Science fiction might soon evolve into science fact

Science fiction might soon evolve into science fact

URBANA – Harry Potter's invisibility cloak may soon be within the reach of any ordinary American with a little silicon photonic crystal and a Ph.D. in engineering.

Say you have a battleship and you want to park it in the Boneyard without plugging quarters into Champaign's exorbitant meters. The cloak thought up by two University of Illinois researchers would bend light around the battleship, saving you from getting a ticket.

The mathematical concept created by postdoctoral research associate Dong Xiao won't be ready any time soon for purchase at Target. He and co-researcher Harley Johnson, a Cannon Faculty Scholar and professor of mechanical science and engineering, just published their concept in a scientific journal, Optics Letters, but they don't have a working model.

The idea, Xiao says, is that concentric rings of silicon photonic crystals can be tailored to specific light wavelengths, allowing light to flow around the object, like "water flowing around a rock."

Ideally, Johnson said, the object would be spherical, appearing identical from any direction. But for a battleship on the water, he said, a ring would be sufficient to hide it from sea-level observers.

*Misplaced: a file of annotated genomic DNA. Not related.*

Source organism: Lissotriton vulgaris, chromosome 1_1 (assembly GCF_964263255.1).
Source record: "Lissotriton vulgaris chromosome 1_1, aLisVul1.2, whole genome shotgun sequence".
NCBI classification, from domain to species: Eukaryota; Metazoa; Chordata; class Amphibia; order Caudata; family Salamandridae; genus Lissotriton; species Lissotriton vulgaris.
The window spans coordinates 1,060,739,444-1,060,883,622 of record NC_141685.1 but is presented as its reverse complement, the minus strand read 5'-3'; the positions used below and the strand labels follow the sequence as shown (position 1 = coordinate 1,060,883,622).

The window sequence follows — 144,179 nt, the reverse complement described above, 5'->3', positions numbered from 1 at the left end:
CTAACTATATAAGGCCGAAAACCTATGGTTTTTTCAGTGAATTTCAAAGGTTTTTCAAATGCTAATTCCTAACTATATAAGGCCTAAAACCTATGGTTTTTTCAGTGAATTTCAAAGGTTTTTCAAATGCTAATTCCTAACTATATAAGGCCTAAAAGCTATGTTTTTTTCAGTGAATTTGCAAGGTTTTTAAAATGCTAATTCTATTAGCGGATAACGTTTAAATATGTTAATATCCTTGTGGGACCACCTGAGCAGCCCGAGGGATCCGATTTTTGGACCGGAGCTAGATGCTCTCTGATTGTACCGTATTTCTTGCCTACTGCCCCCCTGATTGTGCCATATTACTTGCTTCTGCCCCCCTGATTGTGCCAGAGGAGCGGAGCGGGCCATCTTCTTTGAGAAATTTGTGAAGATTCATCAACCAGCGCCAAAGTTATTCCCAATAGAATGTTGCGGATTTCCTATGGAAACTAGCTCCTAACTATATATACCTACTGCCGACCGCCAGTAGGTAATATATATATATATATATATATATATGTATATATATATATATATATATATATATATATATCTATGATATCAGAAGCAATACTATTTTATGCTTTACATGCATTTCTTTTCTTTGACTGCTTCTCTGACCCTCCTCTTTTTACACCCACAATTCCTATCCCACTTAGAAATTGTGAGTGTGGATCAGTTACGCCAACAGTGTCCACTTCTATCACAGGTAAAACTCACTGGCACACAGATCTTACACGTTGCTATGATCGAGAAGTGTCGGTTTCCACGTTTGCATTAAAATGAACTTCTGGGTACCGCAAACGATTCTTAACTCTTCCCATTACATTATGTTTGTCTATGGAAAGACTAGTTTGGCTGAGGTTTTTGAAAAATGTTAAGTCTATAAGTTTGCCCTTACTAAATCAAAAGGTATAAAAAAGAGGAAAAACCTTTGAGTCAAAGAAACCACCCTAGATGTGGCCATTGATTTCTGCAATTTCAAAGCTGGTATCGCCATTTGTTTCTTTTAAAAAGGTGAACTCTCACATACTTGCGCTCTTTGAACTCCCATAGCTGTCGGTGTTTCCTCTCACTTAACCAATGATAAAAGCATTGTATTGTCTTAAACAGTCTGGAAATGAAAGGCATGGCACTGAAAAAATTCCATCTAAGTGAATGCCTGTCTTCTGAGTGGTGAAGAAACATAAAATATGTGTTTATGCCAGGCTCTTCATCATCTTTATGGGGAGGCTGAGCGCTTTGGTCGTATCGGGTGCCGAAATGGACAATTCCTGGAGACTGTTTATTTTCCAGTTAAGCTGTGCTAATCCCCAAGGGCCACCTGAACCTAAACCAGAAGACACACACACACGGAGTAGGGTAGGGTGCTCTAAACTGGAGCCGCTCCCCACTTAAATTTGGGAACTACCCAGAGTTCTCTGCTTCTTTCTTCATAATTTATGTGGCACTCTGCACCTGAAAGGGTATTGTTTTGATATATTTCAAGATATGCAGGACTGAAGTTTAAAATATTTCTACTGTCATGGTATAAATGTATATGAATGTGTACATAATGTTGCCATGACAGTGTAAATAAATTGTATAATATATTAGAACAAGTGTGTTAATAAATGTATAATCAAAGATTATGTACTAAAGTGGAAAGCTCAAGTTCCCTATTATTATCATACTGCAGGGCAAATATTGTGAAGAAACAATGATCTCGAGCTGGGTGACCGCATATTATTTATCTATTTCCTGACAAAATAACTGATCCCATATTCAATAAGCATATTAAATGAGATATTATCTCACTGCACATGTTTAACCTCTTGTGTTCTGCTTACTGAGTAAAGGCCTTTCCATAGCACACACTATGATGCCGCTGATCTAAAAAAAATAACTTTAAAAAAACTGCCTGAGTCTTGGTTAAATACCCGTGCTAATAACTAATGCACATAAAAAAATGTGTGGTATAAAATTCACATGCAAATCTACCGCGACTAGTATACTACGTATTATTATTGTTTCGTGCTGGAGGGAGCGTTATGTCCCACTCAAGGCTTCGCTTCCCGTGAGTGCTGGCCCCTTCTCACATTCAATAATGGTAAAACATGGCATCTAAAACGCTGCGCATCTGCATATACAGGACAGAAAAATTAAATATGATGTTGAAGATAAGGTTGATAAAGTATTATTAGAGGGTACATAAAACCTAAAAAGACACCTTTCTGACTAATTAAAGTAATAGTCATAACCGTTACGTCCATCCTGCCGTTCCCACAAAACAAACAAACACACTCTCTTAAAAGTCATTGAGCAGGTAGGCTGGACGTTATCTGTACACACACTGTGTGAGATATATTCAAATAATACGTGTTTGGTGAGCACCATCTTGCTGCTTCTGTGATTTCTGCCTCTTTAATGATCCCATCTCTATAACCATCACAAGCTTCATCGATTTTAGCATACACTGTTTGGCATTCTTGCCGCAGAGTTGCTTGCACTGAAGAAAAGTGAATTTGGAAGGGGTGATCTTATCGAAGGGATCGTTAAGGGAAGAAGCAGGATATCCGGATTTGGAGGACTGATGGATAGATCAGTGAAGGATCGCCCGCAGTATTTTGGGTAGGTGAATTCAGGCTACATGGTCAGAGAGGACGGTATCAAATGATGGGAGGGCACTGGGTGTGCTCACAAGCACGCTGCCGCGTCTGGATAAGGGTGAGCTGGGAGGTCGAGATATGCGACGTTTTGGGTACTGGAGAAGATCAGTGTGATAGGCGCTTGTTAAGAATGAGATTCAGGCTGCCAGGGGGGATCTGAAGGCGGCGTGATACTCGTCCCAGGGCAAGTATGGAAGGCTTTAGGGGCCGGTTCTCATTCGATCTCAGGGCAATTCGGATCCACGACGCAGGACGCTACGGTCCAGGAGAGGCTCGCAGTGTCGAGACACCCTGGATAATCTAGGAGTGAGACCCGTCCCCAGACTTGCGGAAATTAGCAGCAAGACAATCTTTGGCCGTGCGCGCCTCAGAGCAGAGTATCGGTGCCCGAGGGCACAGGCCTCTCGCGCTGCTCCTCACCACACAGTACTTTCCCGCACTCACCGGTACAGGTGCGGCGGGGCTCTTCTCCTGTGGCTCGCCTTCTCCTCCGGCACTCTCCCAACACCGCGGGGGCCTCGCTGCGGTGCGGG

"The spacing is the key," Xiao says.

The idea sounds like science fiction – and in fact was science fiction, in H.G. Wells' "The Invisible Man" – but there's been a lot of activity in the realm of real science in the last few years, leading the pair to have an huge enthusiasm for the subject, tempered by a good sense of humor.

In 2006, a team of scientists at Duke University's Pratt School of Engineering showed off an "invisibility cloak" that deflects microwave beams so they flow around a object. They used artificial "metamaterials" arranged in a series of concentric circles to deflect microwaves.

The UI advance is possibly more useful and certainly way cooler in that it would work with many wavelengths, including visible light, not just microwaves. In fact, Xiao says, the discovery applies to any type of electromagnetic wave, including infrared.

It's also a departure from what mechanical engineers generally do, Johnson points out. Such work is usually the province of physicists or materials scientists.

However, the researchers are not ready to suggest they have created total invisibility. Because there can be distortion, they term it "approximate cloaking."

While the idea, when it reaches its full potential, will obviously have applications in lucrative fields like defense technology and other areas not yet dreamed of, it's unlikely that you'll ever see – or not see – humans walking around in spheres of invisibility.

"I don't expect to make myself invisible," Johnson says.

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